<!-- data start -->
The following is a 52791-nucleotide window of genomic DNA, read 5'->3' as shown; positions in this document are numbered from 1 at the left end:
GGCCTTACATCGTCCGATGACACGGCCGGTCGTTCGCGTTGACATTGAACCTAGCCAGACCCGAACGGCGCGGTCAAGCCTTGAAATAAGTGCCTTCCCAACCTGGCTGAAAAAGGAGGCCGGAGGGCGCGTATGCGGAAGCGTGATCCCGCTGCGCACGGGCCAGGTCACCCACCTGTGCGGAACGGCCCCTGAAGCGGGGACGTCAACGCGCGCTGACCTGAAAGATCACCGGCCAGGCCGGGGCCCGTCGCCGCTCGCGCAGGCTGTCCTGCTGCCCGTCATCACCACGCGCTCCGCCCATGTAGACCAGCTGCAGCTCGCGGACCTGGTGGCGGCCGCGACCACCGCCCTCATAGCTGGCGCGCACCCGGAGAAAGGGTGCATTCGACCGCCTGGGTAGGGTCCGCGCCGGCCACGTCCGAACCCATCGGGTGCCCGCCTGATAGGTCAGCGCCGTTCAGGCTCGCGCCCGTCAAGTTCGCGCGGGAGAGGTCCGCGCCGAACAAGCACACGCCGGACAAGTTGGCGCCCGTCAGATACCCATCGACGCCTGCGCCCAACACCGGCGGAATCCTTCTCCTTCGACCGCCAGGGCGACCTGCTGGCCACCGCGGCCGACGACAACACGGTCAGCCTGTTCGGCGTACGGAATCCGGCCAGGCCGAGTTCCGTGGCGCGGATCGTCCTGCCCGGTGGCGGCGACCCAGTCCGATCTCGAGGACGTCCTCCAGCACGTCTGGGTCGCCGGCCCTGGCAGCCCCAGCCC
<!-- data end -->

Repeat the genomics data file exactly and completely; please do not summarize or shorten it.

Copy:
The following is a 52791-nucleotide window of genomic DNA, read 5'->3' as shown; positions in this document are numbered from 1 at the left end:
GGCCTTACATCGTCCGATGACACGGCCGGTCGTTCGCGTTGACATTGAACCTAGCCAGACCCGAACGGCGCGGTCAAGCCTTGAAATAAGTGCCTTCCCAACCTGGCTGAAAAAGGAGGCCGGAGGGCGCGTATGCGGAAGCGTGATCCCGCTGCGCACGGGCCAGGTCACCCACCTGTGCGGAACGGCCCCTGAAGCGGGGACGTCAACGCGCGCTGACCTGAAAGATCACCGGCCAGGCCGGGGCCCGTCGCCGCTCGCGCAGGCTGTCCTGCTGCCCGTCATCACCACGCGCTCCGCCCATGTAGACCAGCTGCAGCTCGCGGACCTGGTGGCGGCCGCGACCACCGCCCTCATAGCTGGCGCGCACCCGGAGAAAGGGTGCATTCGACCGCCTGGGTAGGGTCCGCGCCGGCCACGTCCGAACCCATCGGGTGCCCGCCTGATAGGTCAGCGCCGTTCAGGCTCGCGCCCGTCAAGTTCGCGCGGGAGAGGTCCGCGCCGAACAAGCACACGCCGGACAAGTTGGCGCCCGTCAGATACCCATCGACGCCTGCGCCCAACACCGGCGGAATCCTTCTCCTTCGACCGCCAGGGCGACCTGCTGGCCACCGCGGCCGACGACAACACGGTCAGCCTGTTCGGCGTACGGAATCCGGCCAGGCCGAGTTCCGTGGCGCGGATCGTCCTGCCCGGTGGCGGCGACCCAGTCCGATCTCGAGGACGTCCTCCAGCACGTCTGGGTCGCCGGCCCTGGCAGCCCCAGCCC